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Crowdsourced ideas make participating in government cool again

Crowdsourced ideas make participating in government cool again

The PA Times, published by the American Society of Public Administration, issued a special edition called "From Bureaucratic to Cool: A Call for Public Service." My article on “Crowdsourced Ideas Make Participating in Government Cool Again” describes how government agencies on all levels are turning to Open Innovation platforms to collect the wisdom of the crowds either from their employees or from the public in general. They are closing an important gap that social media platforms so far were not able to address: open innovation platforms are proving a mechanism for targeted knowledge sourcing and knowledge incubation. Innovative ideas and knowledge are not hidden among thousands of comments on Facebook or retweets on Twitter. One of the most prominent examples is Challenge.gov run by GSA – that has just celebrated its first anniversary.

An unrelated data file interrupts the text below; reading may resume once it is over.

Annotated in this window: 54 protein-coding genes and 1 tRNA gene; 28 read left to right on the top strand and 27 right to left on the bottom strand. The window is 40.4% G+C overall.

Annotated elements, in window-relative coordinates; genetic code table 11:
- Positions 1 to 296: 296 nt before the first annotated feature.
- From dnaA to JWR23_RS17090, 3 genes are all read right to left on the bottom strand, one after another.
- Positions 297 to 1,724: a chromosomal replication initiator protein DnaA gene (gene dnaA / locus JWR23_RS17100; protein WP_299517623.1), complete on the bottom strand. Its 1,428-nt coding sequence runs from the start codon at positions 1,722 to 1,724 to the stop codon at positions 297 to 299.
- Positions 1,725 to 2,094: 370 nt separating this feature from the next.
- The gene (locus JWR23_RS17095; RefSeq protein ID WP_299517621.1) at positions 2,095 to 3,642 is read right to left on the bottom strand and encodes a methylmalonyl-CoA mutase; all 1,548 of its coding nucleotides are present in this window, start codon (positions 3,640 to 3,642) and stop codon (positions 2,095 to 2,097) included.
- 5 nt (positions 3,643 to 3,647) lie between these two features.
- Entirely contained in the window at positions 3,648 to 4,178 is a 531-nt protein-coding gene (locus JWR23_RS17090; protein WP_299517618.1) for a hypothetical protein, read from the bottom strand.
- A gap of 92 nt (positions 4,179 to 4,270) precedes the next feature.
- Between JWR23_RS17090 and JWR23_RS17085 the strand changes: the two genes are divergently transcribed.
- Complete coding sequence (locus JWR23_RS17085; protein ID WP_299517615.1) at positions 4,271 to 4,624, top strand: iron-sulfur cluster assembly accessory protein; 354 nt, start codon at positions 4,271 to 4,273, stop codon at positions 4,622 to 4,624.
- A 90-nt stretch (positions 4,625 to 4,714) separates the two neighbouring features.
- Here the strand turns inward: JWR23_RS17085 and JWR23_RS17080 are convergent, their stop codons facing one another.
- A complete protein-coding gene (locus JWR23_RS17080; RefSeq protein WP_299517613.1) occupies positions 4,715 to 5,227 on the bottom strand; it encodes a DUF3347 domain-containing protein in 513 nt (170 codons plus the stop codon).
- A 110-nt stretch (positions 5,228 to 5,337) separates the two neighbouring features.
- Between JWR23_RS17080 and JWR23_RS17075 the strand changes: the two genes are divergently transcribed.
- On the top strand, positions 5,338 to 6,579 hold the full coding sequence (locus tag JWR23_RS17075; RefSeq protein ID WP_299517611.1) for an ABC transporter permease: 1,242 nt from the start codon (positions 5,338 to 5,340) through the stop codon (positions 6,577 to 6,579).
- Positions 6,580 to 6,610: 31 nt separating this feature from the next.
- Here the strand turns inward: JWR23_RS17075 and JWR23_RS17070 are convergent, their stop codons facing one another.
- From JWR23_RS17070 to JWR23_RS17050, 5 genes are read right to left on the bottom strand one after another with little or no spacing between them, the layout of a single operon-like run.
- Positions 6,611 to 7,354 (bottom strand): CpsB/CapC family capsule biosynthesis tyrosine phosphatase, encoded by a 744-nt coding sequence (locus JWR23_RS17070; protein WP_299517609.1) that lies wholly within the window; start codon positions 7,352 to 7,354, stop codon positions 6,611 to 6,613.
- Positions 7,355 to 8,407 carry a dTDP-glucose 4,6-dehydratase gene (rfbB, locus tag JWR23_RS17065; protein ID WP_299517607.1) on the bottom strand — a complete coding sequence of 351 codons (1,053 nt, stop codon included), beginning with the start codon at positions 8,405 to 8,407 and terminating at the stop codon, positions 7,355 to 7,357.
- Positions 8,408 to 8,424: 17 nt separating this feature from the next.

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Citizen and government collaboration: let's work it out.

Over the last couple years, many of us involved with open source in government have had discussions about what it means for citizen coders to become involved in state, local and federal efforts. There are all kinds of legal, ethical, and logistics questions that haven't been answered. Everyone seems to be solving them individually, but it's not well-coordinated. This means that agencies who want to engage developers are wasting valuable time trying to figure out the "right way" to work with the public. » Read more

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The future of government forges

The GSA is currently planning forge.gov, which is widely assumed to be based on forge.mil, the much-discussed collaboration platform from the Defense Information Systems Agency, or DISA. forge.mil is a pretty incredible idea: a single destination for testing, certification, and software development in the Defense Department. » Read more

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